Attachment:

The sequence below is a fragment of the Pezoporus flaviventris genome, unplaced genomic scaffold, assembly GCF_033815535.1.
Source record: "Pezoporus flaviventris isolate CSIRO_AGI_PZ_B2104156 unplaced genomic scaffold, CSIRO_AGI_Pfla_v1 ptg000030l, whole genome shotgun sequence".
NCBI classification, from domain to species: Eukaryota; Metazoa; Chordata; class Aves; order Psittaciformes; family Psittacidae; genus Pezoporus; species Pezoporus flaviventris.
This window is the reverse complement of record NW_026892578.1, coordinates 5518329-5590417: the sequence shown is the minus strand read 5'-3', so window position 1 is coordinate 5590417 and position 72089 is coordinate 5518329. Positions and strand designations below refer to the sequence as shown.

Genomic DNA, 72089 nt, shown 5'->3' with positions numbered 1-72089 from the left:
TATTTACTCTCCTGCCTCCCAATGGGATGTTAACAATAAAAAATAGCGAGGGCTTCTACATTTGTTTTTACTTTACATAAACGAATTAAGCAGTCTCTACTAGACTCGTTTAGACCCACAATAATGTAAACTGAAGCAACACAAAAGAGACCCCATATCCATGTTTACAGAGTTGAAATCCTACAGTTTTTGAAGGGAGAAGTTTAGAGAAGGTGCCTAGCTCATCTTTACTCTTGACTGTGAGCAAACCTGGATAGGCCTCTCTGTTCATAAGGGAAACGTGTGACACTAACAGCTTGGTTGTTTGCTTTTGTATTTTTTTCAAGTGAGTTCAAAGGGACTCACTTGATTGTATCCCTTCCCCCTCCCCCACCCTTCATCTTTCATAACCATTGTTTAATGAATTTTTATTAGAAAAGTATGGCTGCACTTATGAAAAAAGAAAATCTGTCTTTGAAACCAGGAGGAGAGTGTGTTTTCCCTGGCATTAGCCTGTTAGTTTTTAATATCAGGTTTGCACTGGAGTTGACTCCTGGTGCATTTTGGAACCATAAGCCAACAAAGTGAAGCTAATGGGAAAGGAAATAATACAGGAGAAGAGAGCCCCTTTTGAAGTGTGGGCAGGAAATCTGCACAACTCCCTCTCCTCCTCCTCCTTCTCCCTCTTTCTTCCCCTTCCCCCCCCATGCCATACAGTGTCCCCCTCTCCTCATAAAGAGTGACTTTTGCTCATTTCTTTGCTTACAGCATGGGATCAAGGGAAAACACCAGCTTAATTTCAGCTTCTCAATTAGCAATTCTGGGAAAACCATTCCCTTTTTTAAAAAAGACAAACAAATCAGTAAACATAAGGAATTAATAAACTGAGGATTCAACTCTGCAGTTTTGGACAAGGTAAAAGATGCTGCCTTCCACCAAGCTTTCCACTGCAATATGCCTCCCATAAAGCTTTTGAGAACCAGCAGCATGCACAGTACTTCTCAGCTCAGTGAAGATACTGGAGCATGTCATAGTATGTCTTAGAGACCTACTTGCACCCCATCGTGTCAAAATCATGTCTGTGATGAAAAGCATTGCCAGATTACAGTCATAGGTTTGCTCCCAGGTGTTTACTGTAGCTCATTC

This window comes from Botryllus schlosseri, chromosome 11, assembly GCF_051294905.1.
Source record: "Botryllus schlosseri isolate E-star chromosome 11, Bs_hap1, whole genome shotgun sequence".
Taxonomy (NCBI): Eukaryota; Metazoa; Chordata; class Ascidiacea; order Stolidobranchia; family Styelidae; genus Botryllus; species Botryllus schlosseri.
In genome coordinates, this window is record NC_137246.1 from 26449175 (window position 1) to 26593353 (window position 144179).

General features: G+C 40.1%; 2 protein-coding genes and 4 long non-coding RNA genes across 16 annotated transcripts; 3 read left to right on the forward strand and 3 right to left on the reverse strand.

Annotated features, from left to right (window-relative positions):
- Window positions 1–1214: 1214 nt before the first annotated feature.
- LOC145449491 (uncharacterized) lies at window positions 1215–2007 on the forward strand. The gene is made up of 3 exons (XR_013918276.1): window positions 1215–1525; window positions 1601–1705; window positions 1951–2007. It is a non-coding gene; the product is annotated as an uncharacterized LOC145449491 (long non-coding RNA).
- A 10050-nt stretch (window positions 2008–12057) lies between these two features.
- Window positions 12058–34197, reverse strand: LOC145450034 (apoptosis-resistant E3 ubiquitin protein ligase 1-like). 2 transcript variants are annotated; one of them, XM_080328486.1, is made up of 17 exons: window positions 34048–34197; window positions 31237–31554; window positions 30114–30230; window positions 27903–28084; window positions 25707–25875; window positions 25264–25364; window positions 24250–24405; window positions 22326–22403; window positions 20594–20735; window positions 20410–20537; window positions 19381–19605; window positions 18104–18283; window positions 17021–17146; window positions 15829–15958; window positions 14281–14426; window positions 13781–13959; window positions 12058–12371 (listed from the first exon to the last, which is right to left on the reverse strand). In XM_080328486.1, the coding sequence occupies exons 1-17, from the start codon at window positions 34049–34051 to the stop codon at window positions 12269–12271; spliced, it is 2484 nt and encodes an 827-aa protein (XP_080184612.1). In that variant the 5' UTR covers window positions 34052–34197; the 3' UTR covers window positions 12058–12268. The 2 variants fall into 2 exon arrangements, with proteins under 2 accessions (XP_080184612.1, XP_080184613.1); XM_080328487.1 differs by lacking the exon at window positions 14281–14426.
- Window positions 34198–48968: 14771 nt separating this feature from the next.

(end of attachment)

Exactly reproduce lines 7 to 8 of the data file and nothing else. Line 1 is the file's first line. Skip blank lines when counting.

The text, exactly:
This window comes from Botryllus schlosseri, chromosome 11, assembly GCF_051294905.1.
Source record: "Botryllus schlosseri isolate E-star chromosome 11, Bs_hap1, whole genome shotgun sequence".